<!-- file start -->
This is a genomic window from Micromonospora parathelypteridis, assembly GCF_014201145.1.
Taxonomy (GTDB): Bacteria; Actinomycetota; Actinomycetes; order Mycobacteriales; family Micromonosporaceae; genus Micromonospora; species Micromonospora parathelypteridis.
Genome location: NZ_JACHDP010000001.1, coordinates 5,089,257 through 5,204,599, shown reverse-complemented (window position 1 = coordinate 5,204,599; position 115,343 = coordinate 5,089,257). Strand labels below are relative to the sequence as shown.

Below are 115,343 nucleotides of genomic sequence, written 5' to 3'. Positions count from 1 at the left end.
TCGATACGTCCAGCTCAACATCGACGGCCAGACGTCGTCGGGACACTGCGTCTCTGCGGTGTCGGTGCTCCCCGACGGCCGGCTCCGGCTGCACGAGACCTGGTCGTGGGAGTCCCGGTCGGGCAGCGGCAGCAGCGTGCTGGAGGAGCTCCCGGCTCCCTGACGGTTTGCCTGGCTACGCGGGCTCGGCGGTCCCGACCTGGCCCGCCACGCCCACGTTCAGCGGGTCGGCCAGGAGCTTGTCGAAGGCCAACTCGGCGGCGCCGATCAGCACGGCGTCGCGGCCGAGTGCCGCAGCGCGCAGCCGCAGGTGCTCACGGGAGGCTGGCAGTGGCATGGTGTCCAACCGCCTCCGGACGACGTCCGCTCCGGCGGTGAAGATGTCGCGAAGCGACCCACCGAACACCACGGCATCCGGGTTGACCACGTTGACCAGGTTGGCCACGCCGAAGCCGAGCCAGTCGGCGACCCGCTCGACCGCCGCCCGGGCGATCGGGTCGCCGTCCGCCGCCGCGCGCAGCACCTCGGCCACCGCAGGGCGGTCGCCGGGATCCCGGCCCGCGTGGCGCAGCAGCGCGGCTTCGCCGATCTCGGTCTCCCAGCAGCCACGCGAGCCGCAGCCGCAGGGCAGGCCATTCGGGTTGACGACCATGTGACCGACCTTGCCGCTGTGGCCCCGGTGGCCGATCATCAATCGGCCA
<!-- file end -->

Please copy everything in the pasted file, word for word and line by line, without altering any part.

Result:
This is a genomic window from Micromonospora parathelypteridis, assembly GCF_014201145.1.
Taxonomy (GTDB): Bacteria; Actinomycetota; Actinomycetes; order Mycobacteriales; family Micromonosporaceae; genus Micromonospora; species Micromonospora parathelypteridis.
Genome location: NZ_JACHDP010000001.1, coordinates 5,089,257 through 5,204,599, shown reverse-complemented (window position 1 = coordinate 5,204,599; position 115,343 = coordinate 5,089,257). Strand labels below are relative to the sequence as shown.

Below are 115,343 nucleotides of genomic sequence, written 5' to 3'. Positions count from 1 at the left end.
TCGATACGTCCAGCTCAACATCGACGGCCAGACGTCGTCGGGACACTGCGTCTCTGCGGTGTCGGTGCTCCCCGACGGCCGGCTCCGGCTGCACGAGACCTGGTCGTGGGAGTCCCGGTCGGGCAGCGGCAGCAGCGTGCTGGAGGAGCTCCCGGCTCCCTGACGGTTTGCCTGGCTACGCGGGCTCGGCGGTCCCGACCTGGCCCGCCACGCCCACGTTCAGCGGGTCGGCCAGGAGCTTGTCGAAGGCCAACTCGGCGGCGCCGATCAGCACGGCGTCGCGGCCGAGTGCCGCAGCGCGCAGCCGCAGGTGCTCACGGGAGGCTGGCAGTGGCATGGTGTCCAACCGCCTCCGGACGACGTCCGCTCCGGCGGTGAAGATGTCGCGAAGCGACCCACCGAACACCACGGCATCCGGGTTGACCACGTTGACCAGGTTGGCCACGCCGAAGCCGAGCCAGTCGGCGACCCGCTCGACCGCCGCCCGGGCGATCGGGTCGCCGTCCGCCGCCGCGCGCAGCACCTCGGCCACCGCAGGGCGGTCGCCGGGATCCCGGCCCGCGTGGCGCAGCAGCGCGGCTTCGCCGATCTCGGTCTCCCAGCAGCCACGCGAGCCGCAGCCGCAGGGCAGGCCATTCGGGTTGACGACCATGTGACCGACCTTGCCGCTGTGGCCCCGGTGGCCGATCATCAATCGGCCA